UK rail freight provider Freightliner, working in partnership with a consortium of specialist suppliers, has secured government funding to develop a dual-fuel solution for the Class 66 locomotive.
The technology, utilising biogas and hydrogen, is one of the 30 winners of the latest round of the First of a Kind competition announced by the UK Transport Secretary. Already the safest and greenest mode of ground-freight transportation, said Freightliner, the competition aims to make the railways even cleaner, greener, and more passenger-friendly.
This is the first time that this technology - widely used in the road industry - will be applied to the rail freight sector on such an important and widely-used class of locomotive, said the firm.
The project will investigate the ability to substitute diesel with both hydrogen and biogas on the Class-66 locomotive, which hauls over 80% of freight on the UK rail network and, in doing so, reduce carbon emissions on one of the industry’s most challenging two-stroke locomotives. This will be achieved by retrofitting the Class 66 with Clean Air Power’s precision injection technology, creating a Class 66 that can run on a combination of diesel, biogas, and hydrogen.
Freightliner, which operates over 113 Class-66s in the UK, and Clean Air Power, providers of innovative clean air solutions for freight, will work with Network Rail, Tarmac, the Rail Safety Standards Board (RSSB), Flogas, Carrickarory Consultancy and the University of Birmingham to deliver the project.
Tim Shakerley, Freightliner’s UK rail managing director, said: “Freightliner is excited to be a key partner in this pioneering decarbonisation project.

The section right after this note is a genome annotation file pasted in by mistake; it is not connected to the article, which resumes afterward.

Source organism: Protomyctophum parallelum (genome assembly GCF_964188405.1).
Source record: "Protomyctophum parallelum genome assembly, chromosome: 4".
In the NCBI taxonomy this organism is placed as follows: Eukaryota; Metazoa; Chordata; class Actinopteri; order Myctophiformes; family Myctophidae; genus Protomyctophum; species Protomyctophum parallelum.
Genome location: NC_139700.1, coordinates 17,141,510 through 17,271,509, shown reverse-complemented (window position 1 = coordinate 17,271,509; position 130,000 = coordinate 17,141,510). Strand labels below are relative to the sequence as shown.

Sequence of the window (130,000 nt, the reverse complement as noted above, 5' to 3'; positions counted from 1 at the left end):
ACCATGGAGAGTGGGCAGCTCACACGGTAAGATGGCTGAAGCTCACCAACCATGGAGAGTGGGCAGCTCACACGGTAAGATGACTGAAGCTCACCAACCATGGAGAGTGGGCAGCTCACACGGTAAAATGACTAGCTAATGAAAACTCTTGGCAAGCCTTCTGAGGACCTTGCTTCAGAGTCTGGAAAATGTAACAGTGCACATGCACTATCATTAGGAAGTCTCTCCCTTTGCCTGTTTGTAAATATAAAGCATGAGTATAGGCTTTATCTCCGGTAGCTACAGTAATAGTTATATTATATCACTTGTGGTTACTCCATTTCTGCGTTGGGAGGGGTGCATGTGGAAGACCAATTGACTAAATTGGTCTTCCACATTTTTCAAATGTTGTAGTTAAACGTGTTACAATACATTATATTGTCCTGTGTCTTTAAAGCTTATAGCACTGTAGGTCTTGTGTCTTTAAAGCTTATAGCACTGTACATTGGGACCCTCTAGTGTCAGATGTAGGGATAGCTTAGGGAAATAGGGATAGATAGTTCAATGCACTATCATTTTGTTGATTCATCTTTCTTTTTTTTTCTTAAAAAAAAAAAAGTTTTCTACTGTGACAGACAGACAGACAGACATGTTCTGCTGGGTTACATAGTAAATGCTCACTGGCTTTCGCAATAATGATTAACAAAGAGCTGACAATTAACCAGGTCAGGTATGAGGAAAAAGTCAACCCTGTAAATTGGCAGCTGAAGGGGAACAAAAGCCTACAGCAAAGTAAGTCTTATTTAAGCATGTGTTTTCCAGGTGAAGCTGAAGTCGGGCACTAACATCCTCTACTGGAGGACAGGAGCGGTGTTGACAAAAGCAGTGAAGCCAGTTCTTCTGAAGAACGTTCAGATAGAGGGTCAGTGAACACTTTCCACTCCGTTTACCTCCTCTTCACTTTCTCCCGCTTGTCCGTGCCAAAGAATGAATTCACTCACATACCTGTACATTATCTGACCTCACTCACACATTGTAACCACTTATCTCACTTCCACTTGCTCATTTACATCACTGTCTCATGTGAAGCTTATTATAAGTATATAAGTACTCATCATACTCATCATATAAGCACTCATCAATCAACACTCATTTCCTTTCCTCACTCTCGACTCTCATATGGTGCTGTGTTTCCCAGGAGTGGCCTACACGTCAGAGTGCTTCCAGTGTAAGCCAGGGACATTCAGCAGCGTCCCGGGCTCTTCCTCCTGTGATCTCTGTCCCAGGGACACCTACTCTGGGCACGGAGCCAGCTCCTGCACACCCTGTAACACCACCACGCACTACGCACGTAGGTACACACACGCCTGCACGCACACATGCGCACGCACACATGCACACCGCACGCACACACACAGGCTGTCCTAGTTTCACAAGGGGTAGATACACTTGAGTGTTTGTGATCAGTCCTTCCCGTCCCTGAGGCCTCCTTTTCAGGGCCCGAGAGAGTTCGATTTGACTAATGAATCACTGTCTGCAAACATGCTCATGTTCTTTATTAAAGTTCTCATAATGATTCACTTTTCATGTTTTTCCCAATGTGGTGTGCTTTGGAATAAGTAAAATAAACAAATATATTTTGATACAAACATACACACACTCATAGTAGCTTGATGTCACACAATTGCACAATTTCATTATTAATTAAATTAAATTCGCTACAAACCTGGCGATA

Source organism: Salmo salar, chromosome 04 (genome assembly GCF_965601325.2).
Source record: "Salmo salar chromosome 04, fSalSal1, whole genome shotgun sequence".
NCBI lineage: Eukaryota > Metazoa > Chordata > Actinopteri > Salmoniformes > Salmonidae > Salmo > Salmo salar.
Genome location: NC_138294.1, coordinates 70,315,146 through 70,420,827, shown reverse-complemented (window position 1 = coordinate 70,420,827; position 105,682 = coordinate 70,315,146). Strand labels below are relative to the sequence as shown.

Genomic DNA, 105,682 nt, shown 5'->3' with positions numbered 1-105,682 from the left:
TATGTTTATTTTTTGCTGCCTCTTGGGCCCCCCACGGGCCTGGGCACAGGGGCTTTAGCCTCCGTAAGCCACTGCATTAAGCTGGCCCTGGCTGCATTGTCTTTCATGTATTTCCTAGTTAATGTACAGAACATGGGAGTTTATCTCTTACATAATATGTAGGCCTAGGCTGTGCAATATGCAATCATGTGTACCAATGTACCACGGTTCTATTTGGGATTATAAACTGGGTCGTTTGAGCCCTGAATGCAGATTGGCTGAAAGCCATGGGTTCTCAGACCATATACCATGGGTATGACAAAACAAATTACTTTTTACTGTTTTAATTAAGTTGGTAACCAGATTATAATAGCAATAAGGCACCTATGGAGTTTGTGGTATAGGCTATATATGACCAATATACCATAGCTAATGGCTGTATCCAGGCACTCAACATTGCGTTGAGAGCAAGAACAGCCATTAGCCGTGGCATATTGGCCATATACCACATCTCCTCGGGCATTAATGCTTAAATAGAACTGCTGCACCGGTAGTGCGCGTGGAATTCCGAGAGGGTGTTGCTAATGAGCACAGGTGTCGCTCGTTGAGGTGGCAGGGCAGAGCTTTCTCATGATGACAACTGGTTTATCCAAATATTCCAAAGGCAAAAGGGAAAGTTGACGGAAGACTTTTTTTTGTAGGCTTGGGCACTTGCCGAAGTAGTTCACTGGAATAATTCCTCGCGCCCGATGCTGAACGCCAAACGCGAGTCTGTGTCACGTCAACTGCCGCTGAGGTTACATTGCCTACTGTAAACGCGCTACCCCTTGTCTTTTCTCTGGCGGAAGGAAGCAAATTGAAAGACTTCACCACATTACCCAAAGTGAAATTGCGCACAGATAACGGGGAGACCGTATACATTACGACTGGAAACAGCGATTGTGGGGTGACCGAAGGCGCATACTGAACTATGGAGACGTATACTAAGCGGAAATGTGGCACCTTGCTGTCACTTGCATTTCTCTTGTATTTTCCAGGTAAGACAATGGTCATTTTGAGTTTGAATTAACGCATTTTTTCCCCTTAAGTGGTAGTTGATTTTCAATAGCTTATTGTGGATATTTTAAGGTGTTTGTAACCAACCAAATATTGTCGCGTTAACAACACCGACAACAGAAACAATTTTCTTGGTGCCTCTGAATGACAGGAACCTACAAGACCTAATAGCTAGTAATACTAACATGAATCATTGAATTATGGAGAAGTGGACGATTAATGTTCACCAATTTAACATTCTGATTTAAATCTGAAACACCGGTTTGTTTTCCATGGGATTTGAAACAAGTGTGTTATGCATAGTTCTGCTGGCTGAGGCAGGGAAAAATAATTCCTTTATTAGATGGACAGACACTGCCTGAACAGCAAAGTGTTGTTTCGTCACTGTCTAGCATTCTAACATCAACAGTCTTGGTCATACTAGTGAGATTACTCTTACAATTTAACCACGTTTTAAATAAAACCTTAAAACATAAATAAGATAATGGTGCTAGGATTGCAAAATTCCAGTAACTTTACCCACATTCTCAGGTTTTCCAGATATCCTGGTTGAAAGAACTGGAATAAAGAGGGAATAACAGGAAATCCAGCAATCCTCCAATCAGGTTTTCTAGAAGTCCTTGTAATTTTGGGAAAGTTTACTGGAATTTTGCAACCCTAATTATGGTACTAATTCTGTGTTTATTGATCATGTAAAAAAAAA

“As the largest freight operator of electric traction, we already have a number of environmentally motivated initiatives underway and are delighted to be working with Clean Air Power and other partners on this additional government-funded project.
“With decarbonisation high on the agenda, these initiatives will further support the government’s pledge to achieve net-zero greenhouse gas emissions by 2050.”
Exhaust emissions will be assessed in line with the latest RSSB guidance to understand the baseline condition and the impact of dual-fuelling for both hydrogen and biogas. Emissions and substitution data is a key output of this project and will be available to RSSB.
All work on locomotives, static testing and emission data collection will be carried out at Freightliner’s vehicle maintenance facility in Leeds, supported by Carrickarory Consultancy and RSSB.
“We’re delighted to be working with Freightliner and other partners on this project,” said Dan Skelton, managing director of Clean Air Power.
“All parties are focused on delivering a fully functioning low-carbon, low-emission, hydrogen-friendly Class 66 locomotive.
“Our solution offers a route to viable, long-term decarbonisation and its associated cost benefits, which will be practical to implement and scale. With the know-how and expertise we share, we’re looking forward to this new and exciting initiative making a real difference.”
Work commenced on 1 July and will take place over nine months.